Being the good friends that they are, a couple of people offered polite suggestions and thoughts, while most people sent me a note saying they would miss "living vicariously". And I appreciated them all. But it didn't really help put the finger on the problem. Why was it no longer fun, and why was no one coming to the blog. 

That was my second error. My day to day stats were actually up. But not for the newer stuff. I was getting (and continue to get) regular hits to previous posts dealing with New Mexico Chocolate; the sunrise on Mount Haleakala; what it's like to fly above the clouds on a bright morning; and other things. Of particular note is the stratospheric popularity of the film locations for Under the Tuscan Sun.

Then the phone rang. It was a good friend of mine, a well-known writer who is one of the most solid and supportive people I know. We talked for a couple of minutes, exploring different possibilities, ideas, and direction. I argued a bit -- we rarely argue -- and kept pointing out that I couldn't do things because it didn't fit in with the business model I had in mind. The branding of The Thumbnail Traveler, and the eventual direction I wanted to go.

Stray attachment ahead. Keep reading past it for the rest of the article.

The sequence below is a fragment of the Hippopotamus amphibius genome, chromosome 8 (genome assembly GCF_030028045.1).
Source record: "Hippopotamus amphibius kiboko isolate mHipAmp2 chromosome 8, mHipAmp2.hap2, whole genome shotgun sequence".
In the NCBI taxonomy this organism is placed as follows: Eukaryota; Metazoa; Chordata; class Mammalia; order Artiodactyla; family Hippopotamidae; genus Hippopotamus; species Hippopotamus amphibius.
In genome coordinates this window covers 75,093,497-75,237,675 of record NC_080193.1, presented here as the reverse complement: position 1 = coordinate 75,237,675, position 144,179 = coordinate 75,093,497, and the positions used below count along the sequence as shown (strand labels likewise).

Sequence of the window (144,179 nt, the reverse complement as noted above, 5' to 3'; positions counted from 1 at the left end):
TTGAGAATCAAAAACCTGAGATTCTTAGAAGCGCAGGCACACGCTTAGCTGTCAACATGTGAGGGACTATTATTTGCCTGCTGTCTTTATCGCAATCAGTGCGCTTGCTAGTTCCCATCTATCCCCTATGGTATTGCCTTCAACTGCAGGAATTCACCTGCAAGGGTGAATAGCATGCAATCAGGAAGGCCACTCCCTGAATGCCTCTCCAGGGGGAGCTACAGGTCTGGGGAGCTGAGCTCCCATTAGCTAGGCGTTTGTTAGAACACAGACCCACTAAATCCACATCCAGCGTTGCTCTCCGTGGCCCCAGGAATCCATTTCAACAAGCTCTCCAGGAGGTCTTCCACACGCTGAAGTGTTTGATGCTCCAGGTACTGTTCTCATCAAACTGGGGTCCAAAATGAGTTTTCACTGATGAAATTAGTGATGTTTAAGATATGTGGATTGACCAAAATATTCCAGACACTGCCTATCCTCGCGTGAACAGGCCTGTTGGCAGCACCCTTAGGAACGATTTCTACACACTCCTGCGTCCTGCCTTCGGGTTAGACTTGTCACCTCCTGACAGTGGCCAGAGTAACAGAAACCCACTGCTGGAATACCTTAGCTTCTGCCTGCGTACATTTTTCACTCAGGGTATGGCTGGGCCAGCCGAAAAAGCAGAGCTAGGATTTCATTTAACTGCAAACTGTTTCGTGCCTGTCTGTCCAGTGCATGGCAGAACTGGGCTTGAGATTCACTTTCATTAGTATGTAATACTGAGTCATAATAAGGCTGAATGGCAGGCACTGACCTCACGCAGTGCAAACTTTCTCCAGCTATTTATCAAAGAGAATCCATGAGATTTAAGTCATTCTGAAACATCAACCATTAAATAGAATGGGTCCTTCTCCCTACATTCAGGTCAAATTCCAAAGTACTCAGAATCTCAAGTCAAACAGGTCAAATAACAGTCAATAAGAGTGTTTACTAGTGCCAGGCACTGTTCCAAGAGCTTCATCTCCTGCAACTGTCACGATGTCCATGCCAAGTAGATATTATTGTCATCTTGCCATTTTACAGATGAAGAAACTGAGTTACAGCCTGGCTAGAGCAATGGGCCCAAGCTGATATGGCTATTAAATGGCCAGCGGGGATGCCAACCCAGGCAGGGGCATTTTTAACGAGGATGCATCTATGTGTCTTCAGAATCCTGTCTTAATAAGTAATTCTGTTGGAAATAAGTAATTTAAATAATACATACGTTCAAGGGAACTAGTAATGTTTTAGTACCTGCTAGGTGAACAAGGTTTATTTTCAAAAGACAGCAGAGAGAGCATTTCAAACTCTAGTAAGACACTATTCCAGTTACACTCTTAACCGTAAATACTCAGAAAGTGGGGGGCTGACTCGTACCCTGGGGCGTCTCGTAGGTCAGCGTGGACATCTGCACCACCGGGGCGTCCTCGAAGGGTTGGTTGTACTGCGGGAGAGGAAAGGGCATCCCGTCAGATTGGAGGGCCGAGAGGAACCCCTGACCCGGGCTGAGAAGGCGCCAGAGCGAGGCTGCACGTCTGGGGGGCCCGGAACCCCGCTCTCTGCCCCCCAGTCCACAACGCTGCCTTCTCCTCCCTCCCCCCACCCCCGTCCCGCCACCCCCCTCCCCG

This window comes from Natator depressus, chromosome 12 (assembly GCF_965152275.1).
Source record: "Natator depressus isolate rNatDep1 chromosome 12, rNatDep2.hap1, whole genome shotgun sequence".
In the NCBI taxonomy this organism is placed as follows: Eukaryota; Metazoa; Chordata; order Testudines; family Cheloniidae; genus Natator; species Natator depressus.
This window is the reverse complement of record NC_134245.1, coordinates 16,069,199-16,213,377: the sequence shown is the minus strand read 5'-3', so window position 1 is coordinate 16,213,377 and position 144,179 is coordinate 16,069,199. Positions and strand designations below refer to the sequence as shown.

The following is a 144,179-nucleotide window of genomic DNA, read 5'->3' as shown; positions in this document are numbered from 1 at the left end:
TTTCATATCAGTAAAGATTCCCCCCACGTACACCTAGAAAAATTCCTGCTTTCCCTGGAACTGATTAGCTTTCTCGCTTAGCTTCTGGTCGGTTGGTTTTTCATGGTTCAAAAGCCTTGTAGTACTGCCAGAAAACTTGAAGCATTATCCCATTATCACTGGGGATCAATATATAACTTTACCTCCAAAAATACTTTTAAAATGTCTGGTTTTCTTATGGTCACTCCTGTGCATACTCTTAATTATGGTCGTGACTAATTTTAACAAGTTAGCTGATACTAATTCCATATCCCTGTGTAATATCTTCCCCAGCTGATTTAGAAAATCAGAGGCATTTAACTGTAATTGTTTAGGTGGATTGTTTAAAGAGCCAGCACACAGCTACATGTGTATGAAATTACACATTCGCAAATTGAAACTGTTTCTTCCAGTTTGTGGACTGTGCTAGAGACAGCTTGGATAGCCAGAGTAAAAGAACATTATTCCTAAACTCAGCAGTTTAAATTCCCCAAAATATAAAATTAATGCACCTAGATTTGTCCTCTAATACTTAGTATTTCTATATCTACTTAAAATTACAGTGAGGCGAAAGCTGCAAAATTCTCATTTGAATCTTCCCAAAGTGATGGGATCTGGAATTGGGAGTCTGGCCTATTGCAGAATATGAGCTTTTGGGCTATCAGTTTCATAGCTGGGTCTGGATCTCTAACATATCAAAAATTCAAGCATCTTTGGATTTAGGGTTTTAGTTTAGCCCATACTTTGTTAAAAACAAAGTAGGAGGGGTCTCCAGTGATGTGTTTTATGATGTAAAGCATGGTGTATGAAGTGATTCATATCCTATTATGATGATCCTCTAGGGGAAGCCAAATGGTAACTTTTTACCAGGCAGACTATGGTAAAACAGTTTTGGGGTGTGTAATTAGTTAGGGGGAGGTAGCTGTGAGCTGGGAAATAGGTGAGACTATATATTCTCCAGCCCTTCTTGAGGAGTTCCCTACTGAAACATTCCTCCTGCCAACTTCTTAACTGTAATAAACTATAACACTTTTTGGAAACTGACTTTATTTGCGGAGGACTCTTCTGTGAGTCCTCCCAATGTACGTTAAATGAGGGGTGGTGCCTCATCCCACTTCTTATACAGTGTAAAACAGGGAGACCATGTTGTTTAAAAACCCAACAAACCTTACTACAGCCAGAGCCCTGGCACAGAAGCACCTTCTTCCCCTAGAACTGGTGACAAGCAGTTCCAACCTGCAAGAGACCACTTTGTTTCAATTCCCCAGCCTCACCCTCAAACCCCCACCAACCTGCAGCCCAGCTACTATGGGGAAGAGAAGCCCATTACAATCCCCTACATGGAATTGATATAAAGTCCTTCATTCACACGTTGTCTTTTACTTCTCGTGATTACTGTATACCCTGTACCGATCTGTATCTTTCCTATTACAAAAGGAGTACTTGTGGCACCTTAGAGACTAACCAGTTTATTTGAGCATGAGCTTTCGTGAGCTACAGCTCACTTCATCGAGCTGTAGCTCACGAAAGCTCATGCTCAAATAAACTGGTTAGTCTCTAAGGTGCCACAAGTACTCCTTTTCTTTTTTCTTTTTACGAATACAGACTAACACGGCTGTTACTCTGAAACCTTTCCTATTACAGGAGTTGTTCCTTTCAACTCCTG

He listened, patiently. Then, as he is so very able to do and do well, he nailed it.

"It sounds to me like you've lost the passion."


"You're not creating from a sense of passion. You're just doing business."

I argued some more. 

Our conversation drifted to other topics, but I could hear a sense of disappointment in his voice. I wasn't getting it.

Fifteen minutes later the penny dropped. He was right, the bastard.